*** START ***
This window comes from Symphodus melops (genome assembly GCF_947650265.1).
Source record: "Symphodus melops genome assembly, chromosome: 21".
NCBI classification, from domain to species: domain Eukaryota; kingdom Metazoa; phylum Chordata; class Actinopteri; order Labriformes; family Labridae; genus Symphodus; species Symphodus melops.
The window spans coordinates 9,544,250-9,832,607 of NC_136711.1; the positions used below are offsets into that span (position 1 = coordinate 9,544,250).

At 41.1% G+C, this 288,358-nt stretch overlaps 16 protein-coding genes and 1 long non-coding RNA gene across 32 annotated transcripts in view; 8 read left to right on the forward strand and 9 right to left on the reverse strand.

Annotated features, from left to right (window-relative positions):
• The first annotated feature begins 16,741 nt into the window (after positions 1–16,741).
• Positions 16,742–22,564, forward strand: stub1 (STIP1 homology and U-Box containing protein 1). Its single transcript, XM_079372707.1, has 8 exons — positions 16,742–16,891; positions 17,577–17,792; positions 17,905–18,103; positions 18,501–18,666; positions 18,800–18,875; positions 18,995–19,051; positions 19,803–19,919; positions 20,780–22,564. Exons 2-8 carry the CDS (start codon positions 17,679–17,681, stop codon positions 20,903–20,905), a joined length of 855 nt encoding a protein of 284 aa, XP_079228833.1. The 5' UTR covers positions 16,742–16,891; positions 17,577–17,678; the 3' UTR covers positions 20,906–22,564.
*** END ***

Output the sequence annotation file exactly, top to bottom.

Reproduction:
This window comes from Symphodus melops (genome assembly GCF_947650265.1).
Source record: "Symphodus melops genome assembly, chromosome: 21".
NCBI classification, from domain to species: domain Eukaryota; kingdom Metazoa; phylum Chordata; class Actinopteri; order Labriformes; family Labridae; genus Symphodus; species Symphodus melops.
The window spans coordinates 9,544,250-9,832,607 of NC_136711.1; the positions used below are offsets into that span (position 1 = coordinate 9,544,250).

At 41.1% G+C, this 288,358-nt stretch overlaps 16 protein-coding genes and 1 long non-coding RNA gene across 32 annotated transcripts in view; 8 read left to right on the forward strand and 9 right to left on the reverse strand.

Annotated features, from left to right (window-relative positions):
• The first annotated feature begins 16,741 nt into the window (after positions 1–16,741).
• Positions 16,742–22,564, forward strand: stub1 (STIP1 homology and U-Box containing protein 1). Its single transcript, XM_079372707.1, has 8 exons — positions 16,742–16,891; positions 17,577–17,792; positions 17,905–18,103; positions 18,501–18,666; positions 18,800–18,875; positions 18,995–19,051; positions 19,803–19,919; positions 20,780–22,564. Exons 2-8 carry the CDS (start codon positions 17,679–17,681, stop codon positions 20,903–20,905), a joined length of 855 nt encoding a protein of 284 aa, XP_079228833.1. The 5' UTR covers positions 16,742–16,891; positions 17,577–17,678; the 3' UTR covers positions 20,906–22,564.